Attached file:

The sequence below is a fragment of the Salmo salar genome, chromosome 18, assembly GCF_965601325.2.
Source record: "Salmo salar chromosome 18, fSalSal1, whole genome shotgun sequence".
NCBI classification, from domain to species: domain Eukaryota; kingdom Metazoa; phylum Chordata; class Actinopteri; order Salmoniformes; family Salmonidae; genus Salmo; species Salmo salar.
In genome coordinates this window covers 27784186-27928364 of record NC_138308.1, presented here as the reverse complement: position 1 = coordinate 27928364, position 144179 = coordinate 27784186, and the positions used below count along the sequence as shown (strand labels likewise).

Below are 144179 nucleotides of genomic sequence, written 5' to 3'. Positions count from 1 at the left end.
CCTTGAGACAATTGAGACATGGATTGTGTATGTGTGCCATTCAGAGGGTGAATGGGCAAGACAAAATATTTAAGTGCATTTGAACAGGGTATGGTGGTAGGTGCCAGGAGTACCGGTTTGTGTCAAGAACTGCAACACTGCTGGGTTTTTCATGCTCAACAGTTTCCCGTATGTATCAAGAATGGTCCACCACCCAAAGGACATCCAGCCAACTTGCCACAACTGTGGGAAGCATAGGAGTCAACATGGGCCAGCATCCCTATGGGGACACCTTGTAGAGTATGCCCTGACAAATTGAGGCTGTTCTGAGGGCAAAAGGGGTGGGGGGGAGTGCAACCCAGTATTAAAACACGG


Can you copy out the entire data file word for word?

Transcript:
The sequence below is a fragment of the Salmo salar genome, chromosome 18, assembly GCF_965601325.2.
Source record: "Salmo salar chromosome 18, fSalSal1, whole genome shotgun sequence".
NCBI classification, from domain to species: domain Eukaryota; kingdom Metazoa; phylum Chordata; class Actinopteri; order Salmoniformes; family Salmonidae; genus Salmo; species Salmo salar.
In genome coordinates this window covers 27784186-27928364 of record NC_138308.1, presented here as the reverse complement: position 1 = coordinate 27928364, position 144179 = coordinate 27784186, and the positions used below count along the sequence as shown (strand labels likewise).

Below are 144179 nucleotides of genomic sequence, written 5' to 3'. Positions count from 1 at the left end.
CCTTGAGACAATTGAGACATGGATTGTGTATGTGTGCCATTCAGAGGGTGAATGGGCAAGACAAAATATTTAAGTGCATTTGAACAGGGTATGGTGGTAGGTGCCAGGAGTACCGGTTTGTGTCAAGAACTGCAACACTGCTGGGTTTTTCATGCTCAACAGTTTCCCGTATGTATCAAGAATGGTCCACCACCCAAAGGACATCCAGCCAACTTGCCACAACTGTGGGAAGCATAGGAGTCAACATGGGCCAGCATCCCTATGGGGACACCTTGTAGAGTATGCCCTGACAAATTGAGGCTGTTCTGAGGGCAAAAGGGGTGGGGGGGAGTGCAACCCAGTATTAAAACACGG